Saturday, March 31, 2007

Bay Bridge Series

This weekend marks what we here in the San Francisco Bay Area call "the Bay Bridge Series." The A's and Giants play each other the last few games of spring training, but here in the Bay Area, in each ballpark. This is a tradition that has lasted since 1982, and has its roots in the 1981 players strike.

In '81, when the strike was ended in mid-summer, a date was set for resuming the schedule. With quite a bit of fan dissatisfaction, the A's and Giants decided to play a pair of exhibition games against each other just prior to the season resuming, one game in each park. This was designed to get the fans back into baseball, and to offer some real game practice to the players. It was so successful that they decided to do this the weekend prior to the '82 season. It also formed a new kind of rivalry because interleague play had not entered the scene yet.

The series took the form of two games, one in each park. But unless there was a sweep, a series tie could result. So they introduced a post-game homerun derby in case of tie. Later on, sometime in the 90's I think, the series was extended to three games to guarantee a series winner. Each year the teams alternated in hosting two of the three games. The series remained a success, was drummed up in the media, and the fans enjoyed it. Some couldn't take sides because they liked both teams and created two-way hats with both logos, and the like. It was a tailgate party's paradise. It could be fun for fans of both teams, because prior to interleague play, the teams never played each other when it really counted, and playing each other in the World Series was not even thinkable. (Then 1989 happened!)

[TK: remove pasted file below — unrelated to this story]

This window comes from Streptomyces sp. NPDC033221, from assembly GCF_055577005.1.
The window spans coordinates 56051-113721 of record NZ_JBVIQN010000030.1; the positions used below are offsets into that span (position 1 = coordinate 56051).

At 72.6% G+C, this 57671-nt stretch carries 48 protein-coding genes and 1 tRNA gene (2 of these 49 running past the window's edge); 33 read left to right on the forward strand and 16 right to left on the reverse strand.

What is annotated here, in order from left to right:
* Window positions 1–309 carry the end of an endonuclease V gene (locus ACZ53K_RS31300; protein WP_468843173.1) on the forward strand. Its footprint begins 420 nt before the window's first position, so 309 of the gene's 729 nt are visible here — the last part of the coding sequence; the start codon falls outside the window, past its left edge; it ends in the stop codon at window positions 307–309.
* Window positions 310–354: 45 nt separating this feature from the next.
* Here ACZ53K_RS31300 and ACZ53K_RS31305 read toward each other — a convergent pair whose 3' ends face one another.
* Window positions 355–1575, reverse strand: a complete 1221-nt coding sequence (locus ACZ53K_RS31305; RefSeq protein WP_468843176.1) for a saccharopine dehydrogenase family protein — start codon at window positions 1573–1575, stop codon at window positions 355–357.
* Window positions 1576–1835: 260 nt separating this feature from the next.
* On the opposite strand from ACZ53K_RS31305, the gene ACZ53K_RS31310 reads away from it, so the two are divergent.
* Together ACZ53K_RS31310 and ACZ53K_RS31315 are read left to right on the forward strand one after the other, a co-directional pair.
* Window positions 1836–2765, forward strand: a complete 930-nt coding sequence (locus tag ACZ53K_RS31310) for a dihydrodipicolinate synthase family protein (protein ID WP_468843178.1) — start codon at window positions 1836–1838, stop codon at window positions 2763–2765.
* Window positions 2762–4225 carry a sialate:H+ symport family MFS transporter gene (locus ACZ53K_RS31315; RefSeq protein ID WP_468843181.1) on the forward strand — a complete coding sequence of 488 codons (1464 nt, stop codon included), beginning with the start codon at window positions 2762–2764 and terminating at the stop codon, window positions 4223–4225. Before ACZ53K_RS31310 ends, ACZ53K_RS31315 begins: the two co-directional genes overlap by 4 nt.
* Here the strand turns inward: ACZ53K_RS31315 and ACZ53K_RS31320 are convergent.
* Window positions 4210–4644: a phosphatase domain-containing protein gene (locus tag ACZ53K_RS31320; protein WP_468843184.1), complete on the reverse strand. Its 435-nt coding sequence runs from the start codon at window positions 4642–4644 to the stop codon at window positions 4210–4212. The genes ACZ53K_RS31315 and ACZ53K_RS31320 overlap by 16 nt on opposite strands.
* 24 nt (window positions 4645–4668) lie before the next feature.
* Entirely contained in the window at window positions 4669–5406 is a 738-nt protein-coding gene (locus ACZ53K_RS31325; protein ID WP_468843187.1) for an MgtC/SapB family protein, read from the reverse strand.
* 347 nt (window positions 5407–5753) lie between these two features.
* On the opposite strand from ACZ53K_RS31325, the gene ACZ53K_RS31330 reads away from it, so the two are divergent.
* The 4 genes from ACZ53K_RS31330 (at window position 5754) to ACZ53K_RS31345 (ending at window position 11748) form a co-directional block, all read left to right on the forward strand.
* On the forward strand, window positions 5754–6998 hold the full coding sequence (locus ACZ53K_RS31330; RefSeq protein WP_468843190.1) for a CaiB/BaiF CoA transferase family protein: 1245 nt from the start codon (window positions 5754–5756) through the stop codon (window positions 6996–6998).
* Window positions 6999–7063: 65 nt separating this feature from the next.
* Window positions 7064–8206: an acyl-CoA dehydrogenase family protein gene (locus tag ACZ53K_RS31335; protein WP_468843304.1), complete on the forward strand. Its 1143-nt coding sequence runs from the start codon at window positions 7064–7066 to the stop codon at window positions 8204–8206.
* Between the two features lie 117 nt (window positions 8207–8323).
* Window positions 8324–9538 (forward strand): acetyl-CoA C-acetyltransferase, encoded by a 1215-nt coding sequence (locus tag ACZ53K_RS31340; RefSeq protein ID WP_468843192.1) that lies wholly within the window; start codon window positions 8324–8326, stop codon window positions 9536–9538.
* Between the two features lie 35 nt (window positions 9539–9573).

Then in '97, the series fell in importance. This was because of the introduction of interleague play, with the two teams being among the "special" metro area rivals each year, playing each other in real games. One complete three-game series would be held in each park each year, regardless of rotating divisional matchups from year to year. Bragging rights meant something different. The pre-season version of the series also suffered a few other setbacks on occasion. The Giants, acting arrogantly toward their cross-bay rivals upped and scheduled games against other teams one year ('96 I think), leaving the A's hanging. The year 2000 also brought the opening of the Giants new ballpark, PacBell Park, as the villain. The Giants scheduled games against the Brewers and Yankees to christen their new yard, leaving only one game against the A's, if I remember correctly.

This decade, the series still exists, but with two games in SF and only one in Oakland. The Giants have taken advantage of their new ballpark's favor among all fans in scheduling three home exhibition games each spring end, two against the A's. Attendance is almost guaranteed to be greater in SF, so more ticket revenue is in view. Last night, the teams played to a 2-2 tie in 10 innings before quitting (spring training doesn't allow taxing of players when it doesn't count) and at the time of this writing, they had a 4-4 tie in the 5th. Tomorrow's game is in Oakland. I don't care who wins, as it is only exhibition, but it can still be fun.

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